Different Wines from Different Grapes
There is a difference in a grape variety, i.e., Cabernet Sauvignon that grows in a vineyard, and a varietal wine which is a wine made from that grape variety. In most places, a varietal wine has to have at least 75% of that grape variety used to make the wine. It does not need to have 100% of the wine made from that grape. The 25% leeway that a winemaker has to add different grape varieties will make many varietal wines taste slightly different from each other.
It takes a lifetime to learn the many different wines and their tastes. Wine grape variety expert Steve de Long, in the index to his Wine Grape Table, estimates that there are more than 10,000 distinct grape varieties. Even in his grape table, de Long lists 184 different wine grapes that are the “more common ones” used to make wine.
Neither I nor any of my wine lover acquaintances have had wines from all of these “common” grapes. We will never know all of them. New varieties are being produced and some obscure varieties are slipping into extinction. You cannot know all the different wines being made today nor does anyone expect you to.
What then do you do to learn about different wines and their tastes? If you are a relative beginner to the world of wine, just learn about the classic grapes and their wines that you recognize in the left margin. This will take care of 90% of the wines that you are likely to come in contact with. If you are inexperienced in wine tasting, memorize the characteristics of these classic grapes and begin on your lifetime tour of wine tasting to make those wines memorable. If you are somewhat experienced in wine tasting, learn the other major varieties that are popular enough that you will see and taste them in varietal and blended wine.
You do not need to memorize the exact flavors of different grape wines. Wine-food pairings do not necessarily match peach or gooseberry aromas with actual peaches or gooseberries. But you will want to know the general body of a wine (light, medium or full bodied) along with its acidity or lack of acidity, whether it is fruity, herbal, citrusy, or dry or sweet, and its tannin and alcohol level.
Grape aromas from cool versus warm climates
Different grape varieties have different inherent acid levels, but when during the ripeness cycle of a grape that particular variety is harvested will determine the amount of acid in a wine to a greater degree. The climate temperature in which a grape grows also largely determines the amount of acid in a wine and its flavors. Grapes grown at the colder end of their tolerance range are often less ripe, more acidic and the flavors are more vegetal (grassy, herbal) than fruity. When those same grapes are grown at the warmer end of their growth range, they have more tropical, fruity flavors and lower acid. Their wine tastes “riper” and fuller. A Merlot grape grown in upstate New York will have less body, be more acidic and have more “green pepper” flavors compared to a Merlot grape grown in central sunny California. California climate will produce a wine that is smoother, less acid, having less astringent tannins but with fruitier aromas and flavors of plum, blackberry and raspberry.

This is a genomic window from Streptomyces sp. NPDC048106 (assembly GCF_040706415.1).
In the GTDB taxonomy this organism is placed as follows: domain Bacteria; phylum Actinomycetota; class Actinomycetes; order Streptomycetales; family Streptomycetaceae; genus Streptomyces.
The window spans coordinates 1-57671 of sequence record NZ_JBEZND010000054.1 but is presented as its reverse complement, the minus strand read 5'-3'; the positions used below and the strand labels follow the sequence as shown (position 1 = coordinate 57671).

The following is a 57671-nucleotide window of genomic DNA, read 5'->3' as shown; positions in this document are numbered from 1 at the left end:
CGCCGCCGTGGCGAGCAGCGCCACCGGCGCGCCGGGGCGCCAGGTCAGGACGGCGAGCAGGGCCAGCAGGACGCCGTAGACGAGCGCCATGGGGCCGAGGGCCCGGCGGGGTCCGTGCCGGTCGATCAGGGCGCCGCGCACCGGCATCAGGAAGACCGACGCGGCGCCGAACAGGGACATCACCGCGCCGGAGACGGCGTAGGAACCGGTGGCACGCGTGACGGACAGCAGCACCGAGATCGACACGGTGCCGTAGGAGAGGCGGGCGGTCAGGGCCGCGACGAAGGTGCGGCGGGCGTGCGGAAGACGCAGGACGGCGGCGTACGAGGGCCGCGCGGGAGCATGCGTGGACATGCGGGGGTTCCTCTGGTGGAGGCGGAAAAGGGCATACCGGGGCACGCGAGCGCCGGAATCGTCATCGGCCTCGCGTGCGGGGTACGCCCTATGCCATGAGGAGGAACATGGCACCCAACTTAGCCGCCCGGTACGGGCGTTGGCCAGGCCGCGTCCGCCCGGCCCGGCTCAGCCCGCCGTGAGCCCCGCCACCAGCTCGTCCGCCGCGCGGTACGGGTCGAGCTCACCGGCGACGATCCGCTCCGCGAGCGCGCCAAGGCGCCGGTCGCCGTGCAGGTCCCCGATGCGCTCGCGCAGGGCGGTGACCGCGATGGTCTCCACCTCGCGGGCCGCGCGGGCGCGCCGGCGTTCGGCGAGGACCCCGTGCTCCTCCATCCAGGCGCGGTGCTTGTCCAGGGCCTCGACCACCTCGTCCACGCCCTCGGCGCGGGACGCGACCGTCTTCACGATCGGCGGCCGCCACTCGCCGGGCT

Sauvignon Blanc grown on the cooler south island of New Zealand may make a grassy, herbal, citrusy light wine that goes great with sushi or a green salad with vinaigrette dressing, whereas a Napa Valley California Sauvignon Blanc would be a fuller-bodied wine with melon, kiwi and fig flavors.
The alcohol levels in cooler climate wines tend to be lower because of lower grape sugar levels. Often it is permissible to add sugar to the pressed grape juice from the more extreme northern or southern hemisphere climates to bring the attainable alcohol level up. In very warm climates, vintners may also be allowed to add acid to the pressed grape juice to bring up final acid levels so the wine has more crispness and a longer shelf life.
Grape flavors from different growing soils
Terroir (terr WAHR) is a French term used to denote the special characteristics that geography bestows upon particular varieties of agricultural crops – in this case grapes. It is a “sense of place” that combines the microclimate, the soil, the slope of the ground, altitude, wind, native microorganisms, etc. Terroir is the sum of all these things. Son’t think of it as just the soil.
Mineral, alkaline soils such as limestone tend to give wine a mineral taste and high acid content. Granite and gravel soils tend to produce low acidity. Iron rich or “flinty” soils can impart some of those characteristics to their grapes and wines. Rocky soils make the grape struggle for nutrients and this actually improves the complexity of the grape flavors. Water drainage capabilities of soil (e.g., clay versus sand) affect growth and ripening of the grapes, which in turn significantly affects their taste.
At higher elevations, grapes may get very good sun exposure but the temperatures are cooler so the fruit does not get “baked.” Acid content is higher which makes the wine age better with fully developed fruit.
It is safe to say that the same variety of grape grown in any different plot of land will produce a different tasting wine. In Oz Clarke’s Grapes and Wines book, he notes about the Shiraz/Syrah wines: “In Australia, flavours are creamier and more chocolaty [than French Rhone Syrah] with black currant and black cherry fruit. Hunter Valley Shiraz is leathery, earthy and extracted. Barossa [Valley] versions are all black cherry, chocolate and spice. Clare [Valley] wines have purer fruit and finer structure and Coonawarra fruit is bright and peppery. The Victoria style of lean, peppery fruit might be on the way out.” Are these differences in taste important to you or your guests? Maybe; maybe not.